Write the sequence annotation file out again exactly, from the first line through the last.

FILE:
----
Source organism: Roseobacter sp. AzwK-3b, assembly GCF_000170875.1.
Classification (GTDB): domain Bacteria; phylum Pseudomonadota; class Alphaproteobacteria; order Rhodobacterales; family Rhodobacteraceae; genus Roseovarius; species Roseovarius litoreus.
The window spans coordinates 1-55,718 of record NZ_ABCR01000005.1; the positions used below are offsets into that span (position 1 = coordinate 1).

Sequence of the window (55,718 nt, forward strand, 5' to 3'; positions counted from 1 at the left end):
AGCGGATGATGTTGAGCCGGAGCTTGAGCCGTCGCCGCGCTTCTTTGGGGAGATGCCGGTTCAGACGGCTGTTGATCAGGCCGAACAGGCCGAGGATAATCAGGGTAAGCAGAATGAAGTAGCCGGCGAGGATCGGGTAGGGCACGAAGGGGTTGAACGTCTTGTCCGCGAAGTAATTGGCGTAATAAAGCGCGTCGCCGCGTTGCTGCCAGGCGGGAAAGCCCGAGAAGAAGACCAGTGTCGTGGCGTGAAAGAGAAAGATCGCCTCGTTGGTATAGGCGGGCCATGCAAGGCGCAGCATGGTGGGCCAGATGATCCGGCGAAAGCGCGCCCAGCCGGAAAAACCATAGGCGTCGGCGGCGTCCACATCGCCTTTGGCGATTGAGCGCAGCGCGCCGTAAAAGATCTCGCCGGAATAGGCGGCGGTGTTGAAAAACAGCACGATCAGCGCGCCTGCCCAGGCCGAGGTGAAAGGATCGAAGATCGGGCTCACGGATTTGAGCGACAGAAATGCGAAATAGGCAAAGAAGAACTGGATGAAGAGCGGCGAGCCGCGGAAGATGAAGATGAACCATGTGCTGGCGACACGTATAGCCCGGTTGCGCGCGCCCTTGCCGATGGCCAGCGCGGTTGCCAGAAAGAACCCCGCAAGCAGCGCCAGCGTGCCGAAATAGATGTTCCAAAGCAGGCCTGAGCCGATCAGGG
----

Source organism: Roseobacter sp. AzwK-3b, assembly GCF_000170875.1.
Classification (GTDB): domain Bacteria; phylum Pseudomonadota; class Alphaproteobacteria; order Rhodobacterales; family Rhodobacteraceae; genus Roseovarius; species Roseovarius litoreus.
The window spans coordinates 1-55,718 of record NZ_ABCR01000005.1; the positions used below are offsets into that span (position 1 = coordinate 1).

Sequence of the window (55,718 nt, forward strand, 5' to 3'; positions counted from 1 at the left end):
AGCGGATGATGTTGAGCCGGAGCTTGAGCCGTCGCCGCGCTTCTTTGGGGAGATGCCGGTTCAGACGGCTGTTGATCAGGCCGAACAGGCCGAGGATAATCAGGGTAAGCAGAATGAAGTAGCCGGCGAGGATCGGGTAGGGCACGAAGGGGTTGAACGTCTTGTCCGCGAAGTAATTGGCGTAATAAAGCGCGTCGCCGCGTTGCTGCCAGGCGGGAAAGCCCGAGAAGAAGACCAGTGTCGTGGCGTGAAAGAGAAAGATCGCCTCGTTGGTATAGGCGGGCCATGCAAGGCGCAGCATGGTGGGCCAGATGATCCGGCGAAAGCGCGCCCAGCCGGAAAAACCATAGGCGTCGGCGGCGTCCACATCGCCTTTGGCGATTGAGCGCAGCGCGCCGTAAAAGATCTCGCCGGAATAGGCGGCGGTGTTGAAAAACAGCACGATCAGCGCGCCTGCCCAGGCCGAGGTGAAAGGATCGAAGATCGGGCTCACGGATTTGAGCGACAGAAATGCGAAATAGGCAAAGAAGAACTGGATGAAGAGCGGCGAGCCGCGGAAGATGAAGATGAACCATGTGCTGGCGACACGTATAGCCCGGTTGCGCGCGCCCTTGCCGATGGCCAGCGCGGTTGCCAGAAAGAACCCCGCAAGCAGCGCCAGCGTGCCGAAATAGATGTTCCAAAGCAGGCCTGAGCCGATCAGGG